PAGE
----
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Stream Restoration and Daylighting : Opportunities in The Pittsburgh Region

Richard Pinkham
Water Management Consultant, Arvada, Colorado

The 3 Rivers 2nd Nature stream restoration and daylighting program addresses stream restoration within cities. We maintain that living streams represent a core value relevant to a successful new economy city. We use the phrase "living streams" to emphasize that our local streams are ecosystems, not merely urban infrastructure. Living streams provide for a wide range of essential urban needs: water quality improvement, runoff management, recreational and educational opportunities, beautiful landscapes, and wildlife habitat. They support property values and generate other economic benefits. A particular 3 Rivers - 2nd Nature focus is stream "daylighting." Daylighting is the act of removing streams from underground pipes and culverts, restoring some of the form and function of historic streams. Daylighting is the most profound form of stream restoration, recreating a surface waterway where "nothing" exists now.

We aim to identify daylighting opportunities in Allegheny County and encourage development of daylighting demonstration sites. Our program takes a strategic, conceptual approach. Our interest is in framing issues, communicating opportunities, and building constituencies. The effort is structured to be iterative and replicable, both within sub-areas of the county and as a model that can be applied beyond.

Our goals are:

Short Term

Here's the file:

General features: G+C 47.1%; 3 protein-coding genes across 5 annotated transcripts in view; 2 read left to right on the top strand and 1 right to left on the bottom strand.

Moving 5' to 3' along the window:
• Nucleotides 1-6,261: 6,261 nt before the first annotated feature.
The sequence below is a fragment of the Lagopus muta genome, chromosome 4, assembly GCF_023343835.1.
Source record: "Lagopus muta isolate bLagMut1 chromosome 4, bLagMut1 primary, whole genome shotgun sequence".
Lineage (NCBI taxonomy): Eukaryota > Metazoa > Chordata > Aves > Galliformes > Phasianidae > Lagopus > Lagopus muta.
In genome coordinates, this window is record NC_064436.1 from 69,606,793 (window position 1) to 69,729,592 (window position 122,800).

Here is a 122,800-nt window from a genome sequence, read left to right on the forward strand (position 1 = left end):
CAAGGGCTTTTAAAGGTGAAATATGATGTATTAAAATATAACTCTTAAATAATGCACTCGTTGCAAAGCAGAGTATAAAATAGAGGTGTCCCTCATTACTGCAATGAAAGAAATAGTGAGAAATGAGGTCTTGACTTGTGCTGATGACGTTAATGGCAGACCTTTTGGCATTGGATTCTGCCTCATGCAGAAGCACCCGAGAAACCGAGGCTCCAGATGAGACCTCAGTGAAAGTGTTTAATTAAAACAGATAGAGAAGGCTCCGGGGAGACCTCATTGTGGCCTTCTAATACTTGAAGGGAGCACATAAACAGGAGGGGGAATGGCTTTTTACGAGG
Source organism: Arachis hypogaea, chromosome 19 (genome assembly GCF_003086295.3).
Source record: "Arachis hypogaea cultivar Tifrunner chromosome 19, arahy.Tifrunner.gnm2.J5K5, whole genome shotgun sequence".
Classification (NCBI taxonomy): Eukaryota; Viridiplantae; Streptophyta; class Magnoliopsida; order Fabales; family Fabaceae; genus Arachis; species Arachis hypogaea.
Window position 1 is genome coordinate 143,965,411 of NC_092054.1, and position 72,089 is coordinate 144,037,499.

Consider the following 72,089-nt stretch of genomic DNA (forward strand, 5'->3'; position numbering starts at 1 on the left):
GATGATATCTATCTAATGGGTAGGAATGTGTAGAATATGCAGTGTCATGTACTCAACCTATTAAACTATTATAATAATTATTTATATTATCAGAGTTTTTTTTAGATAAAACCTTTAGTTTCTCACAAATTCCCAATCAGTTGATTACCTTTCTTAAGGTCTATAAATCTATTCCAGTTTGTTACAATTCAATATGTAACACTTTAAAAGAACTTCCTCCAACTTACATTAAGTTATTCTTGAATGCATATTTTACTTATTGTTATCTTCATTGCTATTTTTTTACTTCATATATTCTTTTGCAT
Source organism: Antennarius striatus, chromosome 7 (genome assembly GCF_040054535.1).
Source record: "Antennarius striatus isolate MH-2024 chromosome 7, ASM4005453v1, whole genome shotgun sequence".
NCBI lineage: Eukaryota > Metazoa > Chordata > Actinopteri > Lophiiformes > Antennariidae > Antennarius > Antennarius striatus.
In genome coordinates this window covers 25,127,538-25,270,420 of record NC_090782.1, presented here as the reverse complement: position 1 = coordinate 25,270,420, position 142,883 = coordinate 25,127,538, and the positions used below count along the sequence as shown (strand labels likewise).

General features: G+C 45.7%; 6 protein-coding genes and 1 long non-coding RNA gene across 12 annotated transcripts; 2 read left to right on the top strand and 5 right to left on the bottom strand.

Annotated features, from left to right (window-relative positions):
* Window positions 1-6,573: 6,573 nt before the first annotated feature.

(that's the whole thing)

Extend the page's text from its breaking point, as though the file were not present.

: Develop efficient and effective expert and public processes to identify high-potential daylighting sites and encourage initiation of appropriate projects.

Long Term:
Change expert and public consciousness about the benefits of open waterways and functioning urban aquatic ecosystems, and effect the protection and restoration of those ecosystems in order to realize their ecological, economic, infrastructure, social and other values.

The agenda for living streams

Data on culverting permits from the Pennsylvania DEP show that Pittsburgh-area streams are still being buried. It is also clear that development threatens the ecological integrity of many local watersheds. The available data on stream conditions and consideration of the historical and current factors leading to degradation and outright loss of streams suggest that a multi-faceted agenda, outlined in this report, is required to establish an ethic-and real results-for living streams in Allegheny County:

  • Protect currently open streams from further degradation.
  • Improve the condition of open but degraded streams.
  • Daylight buried streams in appropriate locations.

For more information see : New Life for Buried Streams

A Q&A with Richard Pinkham
Adjunct Research Scholar and Consultant
with Rocky Mountain Institute and the
author of "Daylighting: New Life For Buried Streams."

What is daylighting?

The term "daylighting" describes projects that deliberately restore to the open air some or all of the flow of a previously covered river, creek, or stormwater drainage. Daylighting projects liberate waterways that were buried in culverts or pipes, covered by decks, or otherwise removed from view. Daylighting re-establishes a waterway in its old channel where feasible, or in a new channel threaded between the buildings, streets, parking lots, and playing fields now on the land. Some daylighting projects recreate wetlands, ponds or estuaries.